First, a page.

As nations worldwide clamber to introduce technological solutions to minimise COVID-19’s contagion rate post-lockdown (NHSX Tracking app, remote contact tracing, etc), it’s easy to lose sight of other major developments being made in tackling other crises.
Climate change, in particular, should not be forgotten about amongst this global pandemic. Whilst lockdown has admittedly forced us to change our lives in a way that’s ironically much more sustainable, countries are already re-opening workplaces and gearing up their powerplants to once again run at maximum capacity.
Ensuring that our post COVID-19 economic recovery is environmentally responsible will be an incredibly difficult task. Global leaders will face pushback to new reforms as the private sector desperately tries to recover its lockdown losses.
However, new technologies, or even new applications of existing technology, can make this post-recovery push for sustainability much more achievable. Artificial intelligence (AI) and machine learning (ML) algorithms have made giant leaps in recent years that would have been unimaginable decades ago – and I don’t believe we have even scratched the surface with regards to their potential impact in the battle against climate change.
To illustrate this point, below I’ve listed two prime examples of how AI is already spearheading our efforts.
It’s snow joke
Over the past decade we’ve already witnessed the devastating effects of climate change through unprecedented levels of extreme weather.
As sea levels rise and the atmosphere changes, scientists are certain that we’ll soon be experiencing even more intense storms, floods, and destructively strong winds in the years to come.
However, a research project combining the efforts of Microsoft, the Montreal Institute for Learning Algorithms, and Conscient AI may equip us with the right tools to adequately prepare for such natural events.
Scientists have been gathering swathes of information from every conceivable data point in nature for years; be it ocean temperatures, wind speeds, or soil quality. Such details are useful for studying the progress of the Earth’s global warming – but outside of general trends, the sheer amount of data means that any useful, accurate predictions are extremely hard to make.
This aforementioned project, however, uses AI’s ability to sift through massive piles of data and unearth valuable insights at inhuman speeds to do just that. By simulating how entire cities will hold up in any given extreme weather condition – right down to the individual homes – it can show us how the smallest city planner or ecosystem preservation decision can hugely exacerbate problems when disaster eventually strikes.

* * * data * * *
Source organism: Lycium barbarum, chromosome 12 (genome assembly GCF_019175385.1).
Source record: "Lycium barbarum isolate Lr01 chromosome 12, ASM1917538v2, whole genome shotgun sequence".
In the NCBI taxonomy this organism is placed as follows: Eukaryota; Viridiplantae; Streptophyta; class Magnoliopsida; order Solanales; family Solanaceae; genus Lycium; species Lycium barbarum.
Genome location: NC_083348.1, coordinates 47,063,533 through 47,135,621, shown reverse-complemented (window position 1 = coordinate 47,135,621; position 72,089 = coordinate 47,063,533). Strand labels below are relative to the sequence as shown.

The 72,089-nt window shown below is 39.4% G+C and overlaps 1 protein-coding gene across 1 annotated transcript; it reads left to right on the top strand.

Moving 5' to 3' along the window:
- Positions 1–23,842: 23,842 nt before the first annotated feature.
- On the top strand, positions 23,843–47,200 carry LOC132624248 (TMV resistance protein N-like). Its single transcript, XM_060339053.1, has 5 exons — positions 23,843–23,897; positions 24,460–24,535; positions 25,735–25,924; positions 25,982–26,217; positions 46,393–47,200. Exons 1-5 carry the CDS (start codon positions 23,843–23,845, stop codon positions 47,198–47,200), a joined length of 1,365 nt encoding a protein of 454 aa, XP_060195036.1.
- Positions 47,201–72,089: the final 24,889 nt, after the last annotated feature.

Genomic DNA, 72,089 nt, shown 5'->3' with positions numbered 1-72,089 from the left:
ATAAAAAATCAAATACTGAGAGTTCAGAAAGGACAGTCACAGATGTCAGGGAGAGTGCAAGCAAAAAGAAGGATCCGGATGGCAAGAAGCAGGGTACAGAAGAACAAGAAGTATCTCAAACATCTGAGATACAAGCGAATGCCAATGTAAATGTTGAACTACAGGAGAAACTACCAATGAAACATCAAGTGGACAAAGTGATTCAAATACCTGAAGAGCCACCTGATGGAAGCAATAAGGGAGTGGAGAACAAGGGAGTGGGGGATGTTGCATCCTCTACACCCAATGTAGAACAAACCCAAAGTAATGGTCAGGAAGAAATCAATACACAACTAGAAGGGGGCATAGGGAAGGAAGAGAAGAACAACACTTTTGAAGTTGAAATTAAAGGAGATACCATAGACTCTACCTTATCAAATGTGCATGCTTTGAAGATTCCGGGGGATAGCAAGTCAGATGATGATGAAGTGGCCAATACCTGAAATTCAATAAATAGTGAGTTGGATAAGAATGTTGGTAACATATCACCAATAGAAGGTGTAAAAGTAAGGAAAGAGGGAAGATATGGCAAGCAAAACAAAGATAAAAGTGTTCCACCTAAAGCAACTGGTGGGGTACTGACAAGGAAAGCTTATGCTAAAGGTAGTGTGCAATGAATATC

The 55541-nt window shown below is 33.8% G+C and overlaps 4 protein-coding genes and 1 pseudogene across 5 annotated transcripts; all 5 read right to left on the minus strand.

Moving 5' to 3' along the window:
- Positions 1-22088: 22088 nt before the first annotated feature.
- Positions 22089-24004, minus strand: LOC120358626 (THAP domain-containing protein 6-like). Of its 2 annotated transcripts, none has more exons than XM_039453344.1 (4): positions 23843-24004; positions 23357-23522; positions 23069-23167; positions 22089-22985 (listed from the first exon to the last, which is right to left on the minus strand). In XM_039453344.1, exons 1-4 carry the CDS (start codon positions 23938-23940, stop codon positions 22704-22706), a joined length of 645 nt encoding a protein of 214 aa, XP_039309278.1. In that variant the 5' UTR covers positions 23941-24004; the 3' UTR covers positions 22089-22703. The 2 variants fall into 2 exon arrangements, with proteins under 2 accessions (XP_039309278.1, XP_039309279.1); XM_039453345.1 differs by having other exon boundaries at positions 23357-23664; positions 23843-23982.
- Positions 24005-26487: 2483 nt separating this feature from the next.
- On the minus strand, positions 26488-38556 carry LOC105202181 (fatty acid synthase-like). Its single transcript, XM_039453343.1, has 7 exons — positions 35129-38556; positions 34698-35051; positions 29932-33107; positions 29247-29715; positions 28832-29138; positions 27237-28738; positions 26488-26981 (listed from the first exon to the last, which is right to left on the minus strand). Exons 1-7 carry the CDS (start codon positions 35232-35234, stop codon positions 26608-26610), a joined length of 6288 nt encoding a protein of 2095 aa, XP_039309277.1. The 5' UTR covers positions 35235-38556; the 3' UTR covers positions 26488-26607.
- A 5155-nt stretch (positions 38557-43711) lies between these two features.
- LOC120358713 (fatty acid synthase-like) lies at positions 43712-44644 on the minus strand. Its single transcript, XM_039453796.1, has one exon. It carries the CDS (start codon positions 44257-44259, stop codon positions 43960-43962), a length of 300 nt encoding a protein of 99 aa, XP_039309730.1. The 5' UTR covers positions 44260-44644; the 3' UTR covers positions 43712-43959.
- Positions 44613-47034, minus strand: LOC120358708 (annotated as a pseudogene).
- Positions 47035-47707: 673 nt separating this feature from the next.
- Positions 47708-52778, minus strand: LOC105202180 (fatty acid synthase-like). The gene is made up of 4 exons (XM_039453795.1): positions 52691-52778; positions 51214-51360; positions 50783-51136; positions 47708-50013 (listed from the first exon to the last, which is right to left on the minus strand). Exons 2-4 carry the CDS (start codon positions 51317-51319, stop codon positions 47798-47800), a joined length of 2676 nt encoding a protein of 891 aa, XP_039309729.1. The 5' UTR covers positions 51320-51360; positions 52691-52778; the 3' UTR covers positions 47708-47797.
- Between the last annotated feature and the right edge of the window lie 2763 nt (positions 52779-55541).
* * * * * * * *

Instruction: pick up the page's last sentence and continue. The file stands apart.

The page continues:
Such exercises are infinitely useful for those who need to plan for such eventualities, such as emergency services. It also provides the most vivid illustration of climate change conceivable to the general public, hopefully spurring greater activism at a local level.
Aggressive mist demeanour
Preparing for man-made natural disasters is an unenviable, important task. But how can AI be used to ensure that emissions are kept low enough to minimize the chances of such catastrophe ever occurring?
The answer comes from the independent think tank Carbon Tracker and their image analysis machine learning (ML) algorithmic programs.
A state or international agreement can try and enforce any number of pollution limits or carbon tax thresholds for industrialists to follow. However, actually ensuring that they do necessitates frequent inspections, though even those are impossible to implement in more reclusive nations.
Carbon Tracker have, in effect, somewhat solved this problem. By feeding satellite imagery of powerplants across the world through their AI-powered algorithms, they can quantify the levels of emissions from any polluting site on earth.
It’s impossible to imagine a human being able to measure levels of pollution purely from images taken 36,000 kilometres in the air, but for AI it is an extremely achievable task. From analysing millions of images of powerplants and combining them with the accurate data of previous emissions, it can then cross-reference such information – in real time – to give activists and researchers an incredibly powerful tool for identifying the worst offenders.
Such a remarkable technology can easily identify those polluting to illegal levels and provides a fantastic disincentive for any other potential polluters to try and meddle with their own figures. A recently gifted grant from Google will undoubtedly help refine this process and, eventually, help release it into the world – allowing everyone to hold those harming our planet to account.
These examples represent only a small sub-section of the incredible ways AI is being used in the war against climate change. Sustainability technology has already made fantastic leaps in recent years and, given the promise shown in these two examples, I don’t doubt that we will be seeing even grander innovations made in the near future. The better prepared and equipped we are to save our planet, the greater chance we have of pulling it off.
Nikolas Kairinos is the chief executive officer and founder of Fountech.ai, an umbrella company to three specialist firms: Fountech.Solutions, Fountech.Ventures and Fountech.Science. Fountech.ai is driving innovation in the AI sector, helping consumers, businesses and governments understand how this technology is making the world a better place.